There may be only one conversation more difficult than telling children the facts of life. It’s telling loved ones what you want at the end of life.
Do your loved ones know what your wishes are in this situation?
There is simply no way to know when a sudden health event or an accident could render a person unable to communicate, advises The Advocate in the article “If you were on death’s door, what happens next? Advance care directives can make sure that your wishes are carried out.”
When you are not able to speak, you can’t tell loved ones that you’ve had a good life and you are okay with letting go, or if you want to fight to stay alive, no matter how invasive the process may be.
That’s why you need an advance care directive. Anyone over age 18 needs to give this some thought and then take the next step and have the necessary document prepared. It’s a good idea for anyone over age 18 to have a will prepared as well, especially if they own a home, car or have personal property they would like to pass along to any specific people.
The second part of advance care is to name a person as your health care power of attorney. That person will be in charge of making medical decisions when you cannot. People typically name their spouse, but that’s not always the best option. An honest assessment of how your spouse responds during an extremely emotional crisis needs to be made. It’s possible that you may be better off naming a trusted friend.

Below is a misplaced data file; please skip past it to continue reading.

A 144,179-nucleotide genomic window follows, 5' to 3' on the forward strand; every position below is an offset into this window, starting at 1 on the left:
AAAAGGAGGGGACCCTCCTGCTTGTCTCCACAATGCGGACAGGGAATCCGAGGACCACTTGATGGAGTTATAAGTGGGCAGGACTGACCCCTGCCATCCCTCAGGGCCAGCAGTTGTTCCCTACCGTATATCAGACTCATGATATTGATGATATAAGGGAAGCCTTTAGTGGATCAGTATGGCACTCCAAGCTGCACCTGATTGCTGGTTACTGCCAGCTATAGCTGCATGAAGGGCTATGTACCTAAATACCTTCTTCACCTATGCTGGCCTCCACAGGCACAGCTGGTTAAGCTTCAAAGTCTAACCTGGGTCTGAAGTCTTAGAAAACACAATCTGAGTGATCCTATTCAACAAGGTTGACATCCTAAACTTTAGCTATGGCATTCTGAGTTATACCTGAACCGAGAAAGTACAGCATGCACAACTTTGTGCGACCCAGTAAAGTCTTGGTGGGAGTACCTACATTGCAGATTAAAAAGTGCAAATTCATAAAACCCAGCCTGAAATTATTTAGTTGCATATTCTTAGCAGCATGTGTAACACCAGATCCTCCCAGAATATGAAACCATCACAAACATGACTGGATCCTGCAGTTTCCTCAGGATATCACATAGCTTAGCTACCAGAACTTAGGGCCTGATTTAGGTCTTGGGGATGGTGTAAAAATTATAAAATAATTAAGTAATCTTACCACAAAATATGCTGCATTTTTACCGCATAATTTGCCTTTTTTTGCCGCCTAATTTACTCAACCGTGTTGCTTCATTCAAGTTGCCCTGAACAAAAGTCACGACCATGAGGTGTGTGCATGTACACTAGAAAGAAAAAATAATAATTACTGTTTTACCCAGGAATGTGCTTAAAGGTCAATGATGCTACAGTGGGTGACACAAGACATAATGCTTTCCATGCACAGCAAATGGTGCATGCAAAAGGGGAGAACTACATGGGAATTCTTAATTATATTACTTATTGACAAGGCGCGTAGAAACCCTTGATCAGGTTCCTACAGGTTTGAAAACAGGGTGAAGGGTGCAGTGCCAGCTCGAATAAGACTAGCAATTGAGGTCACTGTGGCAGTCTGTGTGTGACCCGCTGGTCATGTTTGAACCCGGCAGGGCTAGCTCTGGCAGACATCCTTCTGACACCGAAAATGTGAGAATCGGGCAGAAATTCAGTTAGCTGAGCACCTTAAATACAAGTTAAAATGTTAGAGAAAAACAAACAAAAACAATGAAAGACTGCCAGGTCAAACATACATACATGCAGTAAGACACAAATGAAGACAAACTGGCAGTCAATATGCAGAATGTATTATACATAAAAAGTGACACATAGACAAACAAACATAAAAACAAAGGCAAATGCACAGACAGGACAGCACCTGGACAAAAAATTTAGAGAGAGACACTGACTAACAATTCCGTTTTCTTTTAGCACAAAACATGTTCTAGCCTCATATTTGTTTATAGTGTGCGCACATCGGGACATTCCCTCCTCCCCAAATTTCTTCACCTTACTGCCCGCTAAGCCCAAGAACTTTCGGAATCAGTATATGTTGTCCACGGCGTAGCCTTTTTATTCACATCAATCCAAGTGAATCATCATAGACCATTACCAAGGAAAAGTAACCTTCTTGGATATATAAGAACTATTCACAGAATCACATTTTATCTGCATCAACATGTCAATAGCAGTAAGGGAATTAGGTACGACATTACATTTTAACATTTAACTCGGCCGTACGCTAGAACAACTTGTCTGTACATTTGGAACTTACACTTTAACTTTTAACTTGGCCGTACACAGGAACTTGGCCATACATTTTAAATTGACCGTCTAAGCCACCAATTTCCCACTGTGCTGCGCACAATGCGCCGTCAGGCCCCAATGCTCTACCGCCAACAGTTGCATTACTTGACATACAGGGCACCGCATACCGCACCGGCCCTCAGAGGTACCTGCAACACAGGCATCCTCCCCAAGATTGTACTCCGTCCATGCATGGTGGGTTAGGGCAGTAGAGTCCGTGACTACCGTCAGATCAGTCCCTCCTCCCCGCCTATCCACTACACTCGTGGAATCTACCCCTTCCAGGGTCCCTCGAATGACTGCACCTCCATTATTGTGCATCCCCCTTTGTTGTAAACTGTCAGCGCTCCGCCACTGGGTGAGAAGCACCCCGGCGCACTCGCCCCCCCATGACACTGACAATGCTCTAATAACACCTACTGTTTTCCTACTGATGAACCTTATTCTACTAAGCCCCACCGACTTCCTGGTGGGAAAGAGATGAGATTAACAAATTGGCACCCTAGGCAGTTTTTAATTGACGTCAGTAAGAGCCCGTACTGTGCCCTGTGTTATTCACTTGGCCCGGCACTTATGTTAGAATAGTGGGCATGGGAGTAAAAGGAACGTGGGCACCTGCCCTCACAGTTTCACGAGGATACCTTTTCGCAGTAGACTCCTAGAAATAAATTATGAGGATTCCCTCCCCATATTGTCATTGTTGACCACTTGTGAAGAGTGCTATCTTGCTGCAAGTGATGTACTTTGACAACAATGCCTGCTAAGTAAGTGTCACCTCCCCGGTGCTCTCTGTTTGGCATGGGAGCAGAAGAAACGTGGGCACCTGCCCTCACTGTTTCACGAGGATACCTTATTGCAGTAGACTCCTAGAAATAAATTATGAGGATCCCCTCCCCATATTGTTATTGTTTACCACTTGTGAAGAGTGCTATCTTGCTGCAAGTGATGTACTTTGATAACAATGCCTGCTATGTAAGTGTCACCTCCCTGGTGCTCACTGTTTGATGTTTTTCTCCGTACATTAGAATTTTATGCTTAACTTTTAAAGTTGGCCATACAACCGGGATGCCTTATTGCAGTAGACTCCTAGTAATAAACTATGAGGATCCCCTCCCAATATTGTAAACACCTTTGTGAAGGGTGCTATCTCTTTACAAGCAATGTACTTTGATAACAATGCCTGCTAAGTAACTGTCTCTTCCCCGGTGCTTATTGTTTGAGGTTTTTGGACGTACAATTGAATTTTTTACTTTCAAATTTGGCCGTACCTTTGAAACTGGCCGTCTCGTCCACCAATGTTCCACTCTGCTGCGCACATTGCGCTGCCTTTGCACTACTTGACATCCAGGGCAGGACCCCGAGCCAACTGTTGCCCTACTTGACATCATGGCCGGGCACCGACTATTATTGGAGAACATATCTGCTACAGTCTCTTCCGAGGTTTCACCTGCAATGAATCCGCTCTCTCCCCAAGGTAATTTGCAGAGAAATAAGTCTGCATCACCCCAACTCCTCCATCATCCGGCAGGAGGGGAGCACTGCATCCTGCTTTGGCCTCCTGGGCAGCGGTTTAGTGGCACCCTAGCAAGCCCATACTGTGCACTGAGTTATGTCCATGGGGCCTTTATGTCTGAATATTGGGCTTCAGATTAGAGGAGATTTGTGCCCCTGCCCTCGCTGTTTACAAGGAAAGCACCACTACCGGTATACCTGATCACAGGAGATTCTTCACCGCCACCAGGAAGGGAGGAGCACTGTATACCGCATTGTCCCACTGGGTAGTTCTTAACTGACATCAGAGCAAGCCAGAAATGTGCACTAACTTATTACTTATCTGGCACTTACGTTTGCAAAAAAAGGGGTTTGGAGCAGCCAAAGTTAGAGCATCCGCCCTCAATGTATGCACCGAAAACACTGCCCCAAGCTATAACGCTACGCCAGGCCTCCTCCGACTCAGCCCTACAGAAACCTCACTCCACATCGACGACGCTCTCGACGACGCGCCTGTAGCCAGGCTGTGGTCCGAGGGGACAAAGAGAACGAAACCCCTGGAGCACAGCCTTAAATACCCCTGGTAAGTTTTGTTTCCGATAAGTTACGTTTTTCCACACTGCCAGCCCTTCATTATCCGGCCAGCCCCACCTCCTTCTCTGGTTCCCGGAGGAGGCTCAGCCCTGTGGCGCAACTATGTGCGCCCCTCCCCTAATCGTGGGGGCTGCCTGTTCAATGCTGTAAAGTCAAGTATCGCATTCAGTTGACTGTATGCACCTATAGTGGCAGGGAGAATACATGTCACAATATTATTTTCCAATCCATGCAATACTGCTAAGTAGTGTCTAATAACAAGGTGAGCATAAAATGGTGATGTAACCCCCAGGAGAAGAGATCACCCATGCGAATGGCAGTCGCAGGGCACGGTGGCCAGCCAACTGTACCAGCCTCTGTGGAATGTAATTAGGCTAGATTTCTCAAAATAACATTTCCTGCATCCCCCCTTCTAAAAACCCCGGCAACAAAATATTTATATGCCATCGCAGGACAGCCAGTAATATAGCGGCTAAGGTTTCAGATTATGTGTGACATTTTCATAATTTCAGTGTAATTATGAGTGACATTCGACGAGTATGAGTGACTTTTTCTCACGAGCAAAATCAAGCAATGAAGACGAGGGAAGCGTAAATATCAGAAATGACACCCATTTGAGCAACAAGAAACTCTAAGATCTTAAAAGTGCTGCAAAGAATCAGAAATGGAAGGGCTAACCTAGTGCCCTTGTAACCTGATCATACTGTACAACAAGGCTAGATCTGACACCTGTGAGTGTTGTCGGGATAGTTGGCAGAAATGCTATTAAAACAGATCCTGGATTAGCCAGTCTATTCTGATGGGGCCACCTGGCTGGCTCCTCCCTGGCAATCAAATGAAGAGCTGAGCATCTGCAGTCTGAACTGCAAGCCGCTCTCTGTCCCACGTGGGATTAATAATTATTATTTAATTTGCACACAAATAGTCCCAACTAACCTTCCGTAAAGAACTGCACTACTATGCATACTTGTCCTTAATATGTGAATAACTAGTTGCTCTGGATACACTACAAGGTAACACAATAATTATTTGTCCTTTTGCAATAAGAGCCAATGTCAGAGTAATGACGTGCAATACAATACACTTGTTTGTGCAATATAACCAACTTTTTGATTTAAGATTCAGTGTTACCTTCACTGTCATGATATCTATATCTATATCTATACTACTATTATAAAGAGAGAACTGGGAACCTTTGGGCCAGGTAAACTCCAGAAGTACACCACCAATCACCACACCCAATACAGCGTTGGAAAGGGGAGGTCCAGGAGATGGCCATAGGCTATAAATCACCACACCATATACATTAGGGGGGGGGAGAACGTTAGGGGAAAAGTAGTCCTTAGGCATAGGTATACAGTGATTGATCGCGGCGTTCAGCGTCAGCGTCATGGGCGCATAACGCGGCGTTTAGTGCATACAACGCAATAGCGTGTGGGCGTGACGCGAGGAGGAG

Here are the steps to follow for Advance Care Planning:
Identify someone who will take on the role of health care power of attorney.
Reflect on your values and beliefs and what living well means to you personally.
Consider religious, spiritual, or personal beliefs and how they align with your end of life wishes.
Share your decisions with the person you wish to take on the role of health care power of attorney.
Make sure that person is able and willing to carry out the duties, even if the family or other people feel opposite of your wishes.
Meet with an estate planning attorney to document your health care power of attorney.
While you are attending to this task, speak with the estate planning attorney about having a will and a power of attorney created. Once these documents are taken care of, you and your family will be better protected, in the event of an unexpected tragedy.
As time goes by, the people you have chosen for these roles may age or your relationship with them may change. Every now and then, check in with them to ensure that they are still willing and able to handle the responsibility of a health care power of attorney and power of attorney.
Reference: The Advocate (April 14, 2019) “If you were on death’s door, what happens next? Advance care directives can make sure your wishes are carried out”